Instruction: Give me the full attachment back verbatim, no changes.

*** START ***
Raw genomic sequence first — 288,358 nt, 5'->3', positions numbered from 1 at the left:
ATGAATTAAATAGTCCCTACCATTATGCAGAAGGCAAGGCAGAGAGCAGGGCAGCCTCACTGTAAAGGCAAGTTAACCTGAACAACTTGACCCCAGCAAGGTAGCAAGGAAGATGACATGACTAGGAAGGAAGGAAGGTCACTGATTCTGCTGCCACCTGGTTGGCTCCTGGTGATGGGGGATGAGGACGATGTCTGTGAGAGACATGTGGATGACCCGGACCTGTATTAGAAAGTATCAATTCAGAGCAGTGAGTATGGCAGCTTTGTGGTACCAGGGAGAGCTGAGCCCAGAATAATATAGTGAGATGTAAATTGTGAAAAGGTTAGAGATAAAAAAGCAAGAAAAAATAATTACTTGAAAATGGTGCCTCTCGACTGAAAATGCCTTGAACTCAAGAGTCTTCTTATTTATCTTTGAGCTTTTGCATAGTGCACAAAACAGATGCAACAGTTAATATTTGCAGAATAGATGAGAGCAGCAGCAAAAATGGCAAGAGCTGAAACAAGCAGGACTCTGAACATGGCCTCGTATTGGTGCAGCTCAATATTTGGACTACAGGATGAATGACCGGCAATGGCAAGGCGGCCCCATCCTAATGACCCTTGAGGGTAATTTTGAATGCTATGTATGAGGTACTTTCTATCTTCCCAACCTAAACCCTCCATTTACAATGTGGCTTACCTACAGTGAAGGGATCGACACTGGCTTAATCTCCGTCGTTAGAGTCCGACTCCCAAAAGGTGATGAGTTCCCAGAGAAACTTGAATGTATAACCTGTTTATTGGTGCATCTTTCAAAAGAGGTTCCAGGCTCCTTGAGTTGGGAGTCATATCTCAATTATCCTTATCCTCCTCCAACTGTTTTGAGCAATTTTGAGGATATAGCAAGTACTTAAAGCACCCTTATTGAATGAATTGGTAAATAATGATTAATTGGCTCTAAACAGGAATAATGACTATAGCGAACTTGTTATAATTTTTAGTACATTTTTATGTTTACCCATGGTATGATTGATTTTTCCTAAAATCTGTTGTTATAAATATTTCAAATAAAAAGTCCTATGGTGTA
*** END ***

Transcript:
Raw genomic sequence first — 288,358 nt, 5'->3', positions numbered from 1 at the left:
ATGAATTAAATAGTCCCTACCATTATGCAGAAGGCAAGGCAGAGAGCAGGGCAGCCTCACTGTAAAGGCAAGTTAACCTGAACAACTTGACCCCAGCAAGGTAGCAAGGAAGATGACATGACTAGGAAGGAAGGAAGGTCACTGATTCTGCTGCCACCTGGTTGGCTCCTGGTGATGGGGGATGAGGACGATGTCTGTGAGAGACATGTGGATGACCCGGACCTGTATTAGAAAGTATCAATTCAGAGCAGTGAGTATGGCAGCTTTGTGGTACCAGGGAGAGCTGAGCCCAGAATAATATAGTGAGATGTAAATTGTGAAAAGGTTAGAGATAAAAAAGCAAGAAAAAATAATTACTTGAAAATGGTGCCTCTCGACTGAAAATGCCTTGAACTCAAGAGTCTTCTTATTTATCTTTGAGCTTTTGCATAGTGCACAAAACAGATGCAACAGTTAATATTTGCAGAATAGATGAGAGCAGCAGCAAAAATGGCAAGAGCTGAAACAAGCAGGACTCTGAACATGGCCTCGTATTGGTGCAGCTCAATATTTGGACTACAGGATGAATGACCGGCAATGGCAAGGCGGCCCCATCCTAATGACCCTTGAGGGTAATTTTGAATGCTATGTATGAGGTACTTTCTATCTTCCCAACCTAAACCCTCCATTTACAATGTGGCTTACCTACAGTGAAGGGATCGACACTGGCTTAATCTCCGTCGTTAGAGTCCGACTCCCAAAAGGTGATGAGTTCCCAGAGAAACTTGAATGTATAACCTGTTTATTGGTGCATCTTTCAAAAGAGGTTCCAGGCTCCTTGAGTTGGGAGTCATATCTCAATTATCCTTATCCTCCTCCAACTGTTTTGAGCAATTTTGAGGATATAGCAAGTACTTAAAGCACCCTTATTGAATGAATTGGTAAATAATGATTAATTGGCTCTAAACAGGAATAATGACTATAGCGAACTTGTTATAATTTTTAGTACATTTTTATGTTTACCCATGGTATGATTGATTTTTCCTAAAATCTGTTGTTATAAATATTTCAAATAAAAAGTCCTATGGTGTA